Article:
Drilling down to company level within the commercial banking sector shows different performances among commercial banks with regards to each bank's key metrics of private sector deposit and loan growth as can be seen from data on selected Iraq Stock Exchange (ISX) listed banks as provided by Rabee Securities: Bank of Baghdad (BBOB), Commercial Bank of Iraq (BCOI), Gulf Commercial Bank (BGUC), Investment Bank of Iraq (BIBI), Iraqi Middle East Investment Bank (BIME), Kurdistan International Bank (BKUI), Mansour Bank (BMNS), and National Bank of Iraq (BNOI). (charts below).

(Source: Iraq Stock Exchange, Rabee Securities, Asia Frontier Capital

Note: Year end data for 2010-2019; latest reported quarterly data for 2020)

Among the top-quality banks, BBOB and BMNS stand out in terms of the size of their deposits in comparison to the other banks, and crucially between each other in terms of their different performances during and after the crisis reflecting their diverse circumstances; and the different post-crisis recovery strategies of each bank (more details for BMNS are provided in April 2019, and for BBOB in May 2019 and August 2020). However, among the top-quality banks BNOI stands out in terms of the consistently strong growth of its deposits which are up about 125% by end of September from the end of 2018 - far outpacing the growth of overall private sector deposits of 24% by end of July from the end of 2018 (more details for BNOI are provided in August 2020)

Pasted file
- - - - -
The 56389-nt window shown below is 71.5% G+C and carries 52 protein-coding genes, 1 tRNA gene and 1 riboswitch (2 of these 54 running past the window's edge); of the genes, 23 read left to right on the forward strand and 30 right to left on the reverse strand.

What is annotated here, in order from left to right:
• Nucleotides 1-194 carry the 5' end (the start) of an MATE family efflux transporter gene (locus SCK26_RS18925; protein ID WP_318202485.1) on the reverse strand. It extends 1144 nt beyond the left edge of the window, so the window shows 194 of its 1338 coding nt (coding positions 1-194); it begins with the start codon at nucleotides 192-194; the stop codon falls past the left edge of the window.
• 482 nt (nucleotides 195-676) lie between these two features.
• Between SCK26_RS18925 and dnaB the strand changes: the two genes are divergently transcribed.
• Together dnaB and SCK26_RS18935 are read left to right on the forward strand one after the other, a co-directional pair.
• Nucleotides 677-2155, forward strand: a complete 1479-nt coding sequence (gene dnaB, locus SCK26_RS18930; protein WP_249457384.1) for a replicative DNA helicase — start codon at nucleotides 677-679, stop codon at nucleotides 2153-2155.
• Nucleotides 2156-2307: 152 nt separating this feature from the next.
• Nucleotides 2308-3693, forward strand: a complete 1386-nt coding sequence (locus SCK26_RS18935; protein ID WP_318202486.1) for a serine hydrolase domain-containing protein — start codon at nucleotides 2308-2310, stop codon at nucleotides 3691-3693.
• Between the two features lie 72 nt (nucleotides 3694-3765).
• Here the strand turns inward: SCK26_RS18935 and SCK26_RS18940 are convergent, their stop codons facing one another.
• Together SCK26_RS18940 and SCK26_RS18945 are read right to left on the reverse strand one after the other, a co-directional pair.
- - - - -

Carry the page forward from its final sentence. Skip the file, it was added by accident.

The picture in terms of the size and direction of the loan book of these selected ISX-listed banks is very different from that of their deposits, reflecting the different strategies pursued by each bank during the heyday of growth before the onset of the 2014-2017 crisis (chart below). The growth rate and size of each bank's loan book relative to its deposit base up to the crisis, and the associated risk-profiles, led to different non-performing loans (NPL's) behaviours during the crisis and the subsequent recovery trajectory. The picture from 2017 onwards, while no-longer negative, shows that while the conditions were in place for a recovery of the sector given the stability and gradual pick-up in deposits, the overall group is yet to begin loan growth. The exception is BNOI which has grown its loan book by about 281% from the end of 2018 to September, far outpacing the growth of overall private sector loans of 19% by the end of July from the end of 2018. Its loan/deposit ratio of 0.55x, while high in comparison to other top-quality banks in Iraq (BBOB at 0.16x, BMNS at 0.12x), is low enough to support continued growth in loans as long as they are paced by continued deposit growth.